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Thread: Pistol/Revolver For Wounded Deer Dispatch

  1. #1

    Pistol/Revolver For Wounded Deer Dispatch

    Looking for advice from anyone who has gone through an application for the above, in particular any obstacles put in your way by your force and how you overcame them.

    I applied for one several years ago and gave the reasons as 'humane and safe dispatch of wounded deer...' I was knocked back at the time after my force sought advice from the Deer Commission for Scotland (DCS). The result was I contacted the DCS and managed to get the bloke that had spoken to my Firearms Licensing Dept. It was an interesting chat that included comments like, 'you must be a poor shot to need one...' and, 'why don't you carry your .22RF rifle for that purpose...'. (yeh, more likely to ricochet and 2 rifles slung on my back, the most ridiculous suggestion yet). My arguments were based on the dangers of firing a rifle at a wounded stag from close distance with the risk of a ricochet and the difficulty in following a beast that has run of into an enclosed woodland with me trying to follow with a rifle. Anyway, after the knock-back I let it go.

    Now, as some of my woods are almost (not quite) impenetrable especially with a rifle, I am in the process of applying again for one. I spoke with a very helpful member of staff there today and although he said they issue very few in Scotland, each case would be judged on its own merits. I said I would be prepared to take one of them to my ground and show them exactly what I could be faced with, especially if its involving a wounded and pissed off sika stag. Using a pistol once a year IMO justifies its possession.

    One of the suggestions they offer to avoid a wounded deer running off is, if out with a client I should be prepared to take a follow up shot if necessary should the client shoot the beast poorly. I am not knocking him, its in their guidelines!!! I explained that by me watching the reaction of the beast on being shot, it gives an indication as to where it has been struck and the last thing I would be thinking about would be aiming my rifle at it waiting for a client take his shot! I also highlighted that sika often don't venture far from cover and a couple of steps could see them disappear.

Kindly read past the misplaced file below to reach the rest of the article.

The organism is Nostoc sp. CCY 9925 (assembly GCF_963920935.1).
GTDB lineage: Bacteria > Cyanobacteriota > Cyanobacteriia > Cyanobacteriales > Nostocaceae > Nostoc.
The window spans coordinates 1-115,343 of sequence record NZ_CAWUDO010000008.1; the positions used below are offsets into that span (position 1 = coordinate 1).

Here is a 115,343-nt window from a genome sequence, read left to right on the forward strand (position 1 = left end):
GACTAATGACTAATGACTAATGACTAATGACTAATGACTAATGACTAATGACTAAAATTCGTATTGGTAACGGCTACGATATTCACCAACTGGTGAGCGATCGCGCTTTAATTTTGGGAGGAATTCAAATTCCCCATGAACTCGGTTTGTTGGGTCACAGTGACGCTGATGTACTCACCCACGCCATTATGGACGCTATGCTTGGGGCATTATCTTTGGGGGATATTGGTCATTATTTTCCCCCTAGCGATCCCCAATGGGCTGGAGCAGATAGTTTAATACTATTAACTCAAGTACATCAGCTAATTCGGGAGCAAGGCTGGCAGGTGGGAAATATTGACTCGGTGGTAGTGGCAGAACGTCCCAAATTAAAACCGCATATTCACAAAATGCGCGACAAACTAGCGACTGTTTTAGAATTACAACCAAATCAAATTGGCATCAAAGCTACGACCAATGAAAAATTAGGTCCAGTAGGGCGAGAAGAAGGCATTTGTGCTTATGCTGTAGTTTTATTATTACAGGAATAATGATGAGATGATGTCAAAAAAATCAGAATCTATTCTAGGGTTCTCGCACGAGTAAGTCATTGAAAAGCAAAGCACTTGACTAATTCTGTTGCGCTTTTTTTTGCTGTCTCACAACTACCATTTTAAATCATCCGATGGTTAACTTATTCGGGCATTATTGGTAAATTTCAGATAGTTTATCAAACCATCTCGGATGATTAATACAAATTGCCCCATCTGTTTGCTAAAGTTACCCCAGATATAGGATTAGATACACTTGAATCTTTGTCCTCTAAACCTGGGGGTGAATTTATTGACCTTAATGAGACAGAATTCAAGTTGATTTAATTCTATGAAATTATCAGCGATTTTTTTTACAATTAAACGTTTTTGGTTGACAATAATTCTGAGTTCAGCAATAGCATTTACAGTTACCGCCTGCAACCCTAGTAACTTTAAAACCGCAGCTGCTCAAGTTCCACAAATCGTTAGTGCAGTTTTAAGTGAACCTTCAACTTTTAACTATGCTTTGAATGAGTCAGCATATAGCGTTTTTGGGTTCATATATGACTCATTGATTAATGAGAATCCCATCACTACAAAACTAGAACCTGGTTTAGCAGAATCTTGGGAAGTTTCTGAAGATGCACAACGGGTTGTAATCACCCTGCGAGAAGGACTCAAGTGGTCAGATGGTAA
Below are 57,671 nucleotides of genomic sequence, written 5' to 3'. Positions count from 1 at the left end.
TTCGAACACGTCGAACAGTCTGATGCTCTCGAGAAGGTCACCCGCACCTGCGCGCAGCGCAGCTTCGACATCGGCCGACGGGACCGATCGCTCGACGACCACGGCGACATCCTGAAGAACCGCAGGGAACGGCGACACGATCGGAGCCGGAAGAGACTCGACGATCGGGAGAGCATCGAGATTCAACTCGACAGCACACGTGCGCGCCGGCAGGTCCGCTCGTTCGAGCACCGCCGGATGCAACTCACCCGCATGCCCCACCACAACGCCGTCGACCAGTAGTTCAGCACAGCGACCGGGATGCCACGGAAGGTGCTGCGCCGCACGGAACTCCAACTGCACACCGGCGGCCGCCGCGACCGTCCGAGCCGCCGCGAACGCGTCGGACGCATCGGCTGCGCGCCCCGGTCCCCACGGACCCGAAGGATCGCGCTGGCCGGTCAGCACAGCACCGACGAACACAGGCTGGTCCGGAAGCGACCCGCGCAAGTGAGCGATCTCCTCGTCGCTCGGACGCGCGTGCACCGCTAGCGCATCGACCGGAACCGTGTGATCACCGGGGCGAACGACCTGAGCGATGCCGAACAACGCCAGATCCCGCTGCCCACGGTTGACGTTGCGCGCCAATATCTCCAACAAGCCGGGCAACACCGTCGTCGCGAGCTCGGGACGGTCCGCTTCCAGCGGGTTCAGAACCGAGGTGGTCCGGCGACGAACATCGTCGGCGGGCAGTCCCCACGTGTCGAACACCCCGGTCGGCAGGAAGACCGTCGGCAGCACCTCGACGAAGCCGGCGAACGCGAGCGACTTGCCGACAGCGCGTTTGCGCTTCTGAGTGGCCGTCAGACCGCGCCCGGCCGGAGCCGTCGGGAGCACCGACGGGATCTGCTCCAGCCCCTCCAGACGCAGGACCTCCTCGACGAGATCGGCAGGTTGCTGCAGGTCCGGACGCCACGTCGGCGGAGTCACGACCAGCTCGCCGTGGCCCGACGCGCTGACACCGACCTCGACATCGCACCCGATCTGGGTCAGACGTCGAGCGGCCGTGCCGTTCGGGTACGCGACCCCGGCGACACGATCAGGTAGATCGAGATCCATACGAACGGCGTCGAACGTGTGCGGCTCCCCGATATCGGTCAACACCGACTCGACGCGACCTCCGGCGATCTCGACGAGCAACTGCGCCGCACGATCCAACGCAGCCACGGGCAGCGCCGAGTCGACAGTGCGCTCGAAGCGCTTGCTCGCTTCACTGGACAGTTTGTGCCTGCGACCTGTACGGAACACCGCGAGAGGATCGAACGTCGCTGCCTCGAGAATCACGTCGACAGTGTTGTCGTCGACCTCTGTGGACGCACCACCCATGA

I am curious as to why more and more stalkers don't consider the use of a pistol. Is it because there are a lot of experts out there happy to use the knife in the atlas joint, or simply don't mind using the rifle at close range on the odd occasion it happens. Personally, on the few occasions I have, I am just waiting for the pain of a ricochet!!!

    Is it further costs that prevent people applying or the suspicion they just won't be entertained?

    Remember, we now all use moderators which a few years ago would have been laughed at by FEO's...

  2. #2
    Your application and it's progress will be interesting. In my dealings with L&B it has always been if you can show genuine need we will grant authority to possess. In the situation you now have I would think that you will be able to show a genuine requirement and having shown reason to discard other options in dealing with a wounded beast I would like to think that L&B will grant authority rather than come up with some stupid reason to refuse.

  3. #3
    Don't know how it works north of the border but in east Sussex they are not keen on pistol but now favour a revolver for humane despatch. I see the fact you take 'paying clients' which is your livelihood and may have to despatch in an enclosed area at close quarters reason enough. If you couldn't get to a beast without lying down at full stretch what's the alternative.Don't really see one.

    Atb Steve

  4. #4
    It all comes back to providing reasonable good reason. A pistol for close range dispatch should be straight forward but it isn't because reasons like you mentioned above will be thrown at you. If you are involved in culling a fair number of deer you get wounded ones that depending on the circumstances could be better dispached by pistol like when in thick cover. The advantage of a pistol is that it is a light weight short gun to be used at close range that can be easily and securly carried by the user that will not impede their normal activity. Unlike the stalkers rifle it fires a much slower bullet that for close range dispatch has advantages. So from a safety point of view when having to locate and dispatch wounded deer in thick cover that dragging a rifle through is dangerous it would be an important tool from a health and safety point of view for such situations.